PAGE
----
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THE NEW YORK TIMES: Earnings Top Forecasts at Shell and Total

Earnings Top Forecasts at Shell and Total

Published: May 5, 2006

The oil companies Royal Dutch Shell and Total said yesterday that their first-quarter profits rose, beating analysts' forecasts, as near-record oil prices compensated for declining production and higher taxes.

Net income at Shell increased 3 percent, to $6.89 billion, or $1.05 a share, from $6.68 billion, or 99 cents a share, in the period a year earlier.

Earnings at Total, excluding changes in the value of a stake in the drug maker Sanofi-Aventis, gained 16 percent, to 3.38 billion euros ($4.27 billion), from 2.92 billion euros.

Profits for oil companies have been helped by rising energy prices, which gained this year on concern that exports from Iran, the world's fourth-biggest producer, may be cut. Violence in Nigeria, Africa's biggest oil supplier, which has shut about a fifth of the country's production, including some Shell-operated fields, also pushed prices higher.

Shell's profit excluding changes in inventory values rose 12 percent, to $6.09 billion. Analysts had forecast profit of $5.67 billion.

Shell's profit gain was a “positive surprise,” driven partly by higher-than-expected profits from the gas and power division, including record sales of liquefied natural gas, said Citigroup analysts, including Jonathan Wright, in a note to investors.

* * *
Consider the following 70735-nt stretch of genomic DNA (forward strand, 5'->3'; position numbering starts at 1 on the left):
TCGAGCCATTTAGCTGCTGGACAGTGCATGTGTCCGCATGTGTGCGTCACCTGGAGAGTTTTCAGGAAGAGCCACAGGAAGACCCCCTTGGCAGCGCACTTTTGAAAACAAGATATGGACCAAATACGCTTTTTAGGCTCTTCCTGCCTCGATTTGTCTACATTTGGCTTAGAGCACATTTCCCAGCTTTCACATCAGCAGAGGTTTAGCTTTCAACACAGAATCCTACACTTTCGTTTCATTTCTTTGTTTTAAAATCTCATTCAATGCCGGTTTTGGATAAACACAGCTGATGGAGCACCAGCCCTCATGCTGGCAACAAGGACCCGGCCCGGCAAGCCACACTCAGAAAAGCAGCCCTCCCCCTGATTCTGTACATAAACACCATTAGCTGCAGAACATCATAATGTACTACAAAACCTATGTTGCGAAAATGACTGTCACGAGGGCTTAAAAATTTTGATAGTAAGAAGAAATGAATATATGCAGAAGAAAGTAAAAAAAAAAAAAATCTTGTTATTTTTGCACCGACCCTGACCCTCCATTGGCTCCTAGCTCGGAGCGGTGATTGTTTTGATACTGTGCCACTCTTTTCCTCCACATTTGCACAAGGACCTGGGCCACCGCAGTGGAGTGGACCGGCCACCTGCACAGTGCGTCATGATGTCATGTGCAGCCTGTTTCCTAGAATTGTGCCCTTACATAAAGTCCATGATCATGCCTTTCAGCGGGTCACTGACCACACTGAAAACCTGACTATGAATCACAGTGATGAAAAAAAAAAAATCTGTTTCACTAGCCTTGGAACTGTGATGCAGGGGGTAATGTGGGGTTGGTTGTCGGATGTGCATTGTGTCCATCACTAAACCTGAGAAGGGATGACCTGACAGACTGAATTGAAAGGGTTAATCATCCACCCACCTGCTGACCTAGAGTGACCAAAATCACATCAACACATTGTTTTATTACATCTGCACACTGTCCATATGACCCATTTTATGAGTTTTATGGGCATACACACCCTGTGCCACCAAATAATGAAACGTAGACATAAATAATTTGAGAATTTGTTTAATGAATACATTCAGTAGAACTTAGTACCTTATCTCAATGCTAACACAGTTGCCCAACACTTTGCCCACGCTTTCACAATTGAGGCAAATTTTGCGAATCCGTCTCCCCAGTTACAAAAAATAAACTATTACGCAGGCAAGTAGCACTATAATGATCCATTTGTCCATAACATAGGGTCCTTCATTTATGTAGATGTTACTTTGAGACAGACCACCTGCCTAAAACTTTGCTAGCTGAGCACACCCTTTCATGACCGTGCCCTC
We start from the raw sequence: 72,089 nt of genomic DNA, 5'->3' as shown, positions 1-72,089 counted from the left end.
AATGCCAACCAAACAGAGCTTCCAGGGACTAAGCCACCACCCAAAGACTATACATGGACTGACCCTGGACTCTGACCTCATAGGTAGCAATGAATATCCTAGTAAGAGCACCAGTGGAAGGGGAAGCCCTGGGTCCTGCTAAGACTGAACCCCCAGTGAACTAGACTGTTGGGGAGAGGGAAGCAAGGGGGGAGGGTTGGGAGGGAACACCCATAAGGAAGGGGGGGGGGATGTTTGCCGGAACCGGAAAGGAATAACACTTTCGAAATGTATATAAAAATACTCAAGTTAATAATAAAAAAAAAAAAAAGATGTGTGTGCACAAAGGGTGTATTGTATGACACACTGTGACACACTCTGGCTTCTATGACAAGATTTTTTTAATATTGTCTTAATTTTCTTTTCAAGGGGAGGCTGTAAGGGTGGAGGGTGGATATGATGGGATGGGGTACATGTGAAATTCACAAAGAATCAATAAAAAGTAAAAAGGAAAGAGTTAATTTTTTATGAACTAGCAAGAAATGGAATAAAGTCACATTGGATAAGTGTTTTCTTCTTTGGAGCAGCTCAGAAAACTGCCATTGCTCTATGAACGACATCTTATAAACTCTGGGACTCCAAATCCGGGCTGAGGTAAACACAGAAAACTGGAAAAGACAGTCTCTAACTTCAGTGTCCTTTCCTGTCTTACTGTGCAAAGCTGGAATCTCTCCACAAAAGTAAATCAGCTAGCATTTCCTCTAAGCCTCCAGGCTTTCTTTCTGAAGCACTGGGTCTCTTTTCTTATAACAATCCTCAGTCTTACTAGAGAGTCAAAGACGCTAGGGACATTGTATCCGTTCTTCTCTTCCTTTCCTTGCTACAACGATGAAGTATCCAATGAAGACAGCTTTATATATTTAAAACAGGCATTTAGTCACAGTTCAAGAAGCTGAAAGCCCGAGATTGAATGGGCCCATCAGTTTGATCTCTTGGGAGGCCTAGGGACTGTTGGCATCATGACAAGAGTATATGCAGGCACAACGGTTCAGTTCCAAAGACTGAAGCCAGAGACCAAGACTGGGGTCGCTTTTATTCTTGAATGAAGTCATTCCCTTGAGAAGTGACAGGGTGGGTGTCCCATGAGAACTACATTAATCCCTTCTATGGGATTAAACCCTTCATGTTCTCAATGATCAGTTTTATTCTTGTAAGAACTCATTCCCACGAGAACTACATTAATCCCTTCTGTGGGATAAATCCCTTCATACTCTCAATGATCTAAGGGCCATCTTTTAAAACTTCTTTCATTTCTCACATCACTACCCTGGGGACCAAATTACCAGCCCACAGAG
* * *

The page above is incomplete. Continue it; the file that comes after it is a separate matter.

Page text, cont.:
Shell's oil and gas production fell 3 percent from the earlier quarter, to 3.75 million barrels a day of oil equivalent. Excluding hurricane and pricing effects, output would have been up 1 percent on the year, Shell said.

Total's quarterly production dropped 5 percent, to 2.44 million barrels a day. Total, based in Paris, reaffirmed its goal to increase production by about 4 percent a year through 2010, Robert Castaigne, the chief financial officer, said in a conference call with reporters.

Shell made no change to its production estimates for this year. It expects to pump 3.8 million to 4 million barrels a day in 2009.

The company, which has headquarters in the Netherlands and in Britain, said it was less likely to reach a target of replacing 100 percent of the oil and gas it pumps from 2004 through 2008, because rising costs are delaying some projects.

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